Like many auteurs in the film industry, Woody Allen
has a knack for finding a muse
. Woody seems to often cast his significant others from his offsceen life in his films.
This little tradition started with Louise Lasser, Woody's wife of three years (1966 to 1969). She appeared in Woody's first film "What's New, Pussycat?" which only starred Woody and was based on his screenplay, one of his few screenplays he didn’t direct. She appeared in a good amount of Woody's madcap comedy films. Including "What's Up Tiger Lily?", "Take The Money and Run", "Bananas" and her last film as Woody's leading lady was "Everything You Always Wanted to Know About Sex * But Were Afraid to Ask." She had a small role as Sandy Bates' Secretary in "Stardust Memories." Lasser has enjoyed mixed success after being Woody's leading lady, yet has had a good amount of success as of late. Having strong performances in Todd Solondz's Happiness and Darren Aronofsky's absolutely terrifying Requiem for a Dream.
Diane Keaton was Woody's next leading lady. Often regarded as his finest leading lady, or at least she got to act in a lot of his great films. Allen and Keaton never married, but dated for years and years. Woody's first film involving a romance with Keaton was "Play It Again, Sam," which was based on his hit Broadway play and brought many classic Woody themes into his films for the first time. Among these, infidelity, getting advice from an otherworldly being and above all, one of cinema's finest on-screen pairings. Keaton appeared in a couple more of Allen's madcap films, "Sleeper" and "Love and Death." Then, in 1977, Keaton and Allen both became legends with "Annie Hall." Which won Best Picture, Best Director and Best Screenplay for Woody, and Best Actress for Keaton at the 1978 Academy Awards. She would then go on to play a supporting role in Allen's first attempt at serious drama, "Interiors" and then become his romantic muse again in "Manhattan." Keaton and Allen spent a good amount of time apart, although her cameo as a New Year's Singer in "Radio Days" led to talk of a reunion between the two. Their final on-screen appearance together was in 1993, with Allen's "Manhattan Murder Mystery." Keaton is still regarded as a fine actress, although she's appeared in a good number of pure stinkers, she had Academy Award nominated performances in Reds in 1981, Marvin's Room in 1996 and Somethings Gotta Give in 2003.
Yet although everyone considers Keaton the greatest, Mia Farrow actually appears as the leading lady in more Woody Allen films than any of the other women. Woody dated Mia for quite some time, and they had a couple children together. Their messy breakup was one of the most covered stories by greedy tabloids in the early 1990s. Woody's "Mia Phase" began in 1982 with "A Midsummer Night's Sex Comedy." From there he made the landmark mockumentary "Zelig,", "Broadway Danny Rose", "The Purple Rose of Cairo", which Woody has said was his favorite film to make and "Hannah and Her Sisters," which is up there with "Annie Hall" on what most people consider their favorite Woody Allen film. He then made the light-hearted look back at when radio ruled the nation with "Radio Days." From then on, he began to make very serious dramas with Mia starring. "September", "Another Woman", "Crimes and Misdemeanors" and "Alice" all leaned towards Allen's tragic side more than his comedic side. Things lightened up a bit with "Alice" and the overlooked "Shadows and Fog." Yet his final film with Mia Farrow was the haunting "Husbands and Wives," which the plot of began to take form off-screen as Mia and Woody had the aforementioned ugly breakup. Mia had also appeared in Woody's segment of "New York Stories" titled "Oedipus Wrecks," which was also directed by Francis Ford Coppola and Martin Scorsese. Mia has only appeared in a handful of films after her breakup with Woody. In 1997 she published an autobiography titled What Falls Away that was a national bestseller. So far in the 21st Century she has accomplished more as an activist than as an actress. She has spoke to the United Nations about Polio and became very active in UNICEF.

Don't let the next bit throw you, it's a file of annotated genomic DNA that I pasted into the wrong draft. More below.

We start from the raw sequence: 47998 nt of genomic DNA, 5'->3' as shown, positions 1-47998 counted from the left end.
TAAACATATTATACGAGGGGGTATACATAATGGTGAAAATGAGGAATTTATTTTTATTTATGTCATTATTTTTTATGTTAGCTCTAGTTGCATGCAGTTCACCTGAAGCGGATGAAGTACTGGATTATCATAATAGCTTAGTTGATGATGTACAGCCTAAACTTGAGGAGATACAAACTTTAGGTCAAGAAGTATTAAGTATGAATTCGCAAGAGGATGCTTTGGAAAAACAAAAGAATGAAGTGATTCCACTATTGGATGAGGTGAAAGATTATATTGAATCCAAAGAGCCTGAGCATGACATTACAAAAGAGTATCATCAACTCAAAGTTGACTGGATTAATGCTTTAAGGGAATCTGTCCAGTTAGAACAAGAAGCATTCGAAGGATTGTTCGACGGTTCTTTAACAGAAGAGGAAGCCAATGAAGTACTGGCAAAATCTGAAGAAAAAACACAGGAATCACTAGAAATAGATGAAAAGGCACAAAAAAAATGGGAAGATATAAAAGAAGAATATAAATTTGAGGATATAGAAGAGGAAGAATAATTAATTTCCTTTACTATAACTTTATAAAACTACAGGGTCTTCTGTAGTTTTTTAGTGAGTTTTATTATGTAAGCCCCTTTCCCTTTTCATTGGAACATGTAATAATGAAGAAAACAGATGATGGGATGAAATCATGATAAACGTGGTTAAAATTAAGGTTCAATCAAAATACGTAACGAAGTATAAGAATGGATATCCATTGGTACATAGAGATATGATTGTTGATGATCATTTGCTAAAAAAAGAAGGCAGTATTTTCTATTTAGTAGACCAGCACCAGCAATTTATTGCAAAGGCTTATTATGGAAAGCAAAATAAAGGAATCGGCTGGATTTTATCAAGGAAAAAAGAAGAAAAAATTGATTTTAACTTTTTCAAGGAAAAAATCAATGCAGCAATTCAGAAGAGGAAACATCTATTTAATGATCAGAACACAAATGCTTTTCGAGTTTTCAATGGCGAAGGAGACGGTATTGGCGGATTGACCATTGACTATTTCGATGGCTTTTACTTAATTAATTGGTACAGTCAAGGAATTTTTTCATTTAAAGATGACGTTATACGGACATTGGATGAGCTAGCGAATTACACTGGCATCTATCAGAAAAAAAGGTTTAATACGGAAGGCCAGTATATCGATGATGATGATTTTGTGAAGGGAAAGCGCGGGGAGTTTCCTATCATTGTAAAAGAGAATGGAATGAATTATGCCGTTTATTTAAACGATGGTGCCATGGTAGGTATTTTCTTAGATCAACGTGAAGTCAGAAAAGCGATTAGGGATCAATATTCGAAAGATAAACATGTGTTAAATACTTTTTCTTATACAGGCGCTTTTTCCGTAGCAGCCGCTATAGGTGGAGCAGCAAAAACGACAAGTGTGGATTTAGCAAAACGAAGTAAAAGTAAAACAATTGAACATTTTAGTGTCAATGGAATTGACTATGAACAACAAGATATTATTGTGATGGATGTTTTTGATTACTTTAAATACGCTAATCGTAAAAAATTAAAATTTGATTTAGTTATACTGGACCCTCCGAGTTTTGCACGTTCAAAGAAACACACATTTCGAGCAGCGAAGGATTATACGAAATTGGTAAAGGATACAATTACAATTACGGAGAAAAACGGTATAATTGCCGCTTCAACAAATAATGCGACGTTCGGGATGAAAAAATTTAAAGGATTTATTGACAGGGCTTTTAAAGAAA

While these are the real three "biggies", they are some others that Woody never was linked with romantically and didn't use as often.
Judy Davis became a Woody regular after her turn in "Alice" and went on to appear in "Husbands and Wives", "Deconstructing Harry" and "Celebrity." Her role in “Husbands and Wives” gained her an Academy Award nomination.
Julie Kavner, best known as the voice of Marge Simpson on The Simpsons made an impression on Woody after "Hannah and Her Sisters" and went on to appear in "Radio Days", his segment in "New York Stories", "Alice" and "Deconstructing Harry."
Dianne Wiest first appeared in "The Purple Rose of Cairo" was nominated for an Academy Award after "Hannah and Her Sisters" then went on to do "Radio Days", "September" and in her last film with Woody, "Bullets Over Broadway" she won her only Academy Award.
Most of Woody's more recent women only appear in one of his films, yet some have turned in notable performances in their lone works with Woody. Uma Thurman was fantastic in "Sweet and Lowdown." As was Samantha Morton, who despite not reciting a word the entire film, recieved an Academy Award nomination. Tracey Ullman may have had her finest cinema performance in "Small Time Crooks", a career was born with Mira Sorvino’s turn in “Mighty Aphrodite” and Christina Ricci channels old Diane Keaton performances in Woody's most recent film "Anything Else."
Oddly enough, Woody's wife of the last six years, Soon-Yi Previn, has never appeared as Woody's leading lady, although they do appear on-screen together often in the 1997 documentary on Allen's jazz band touring Europe, Wild Man Blues.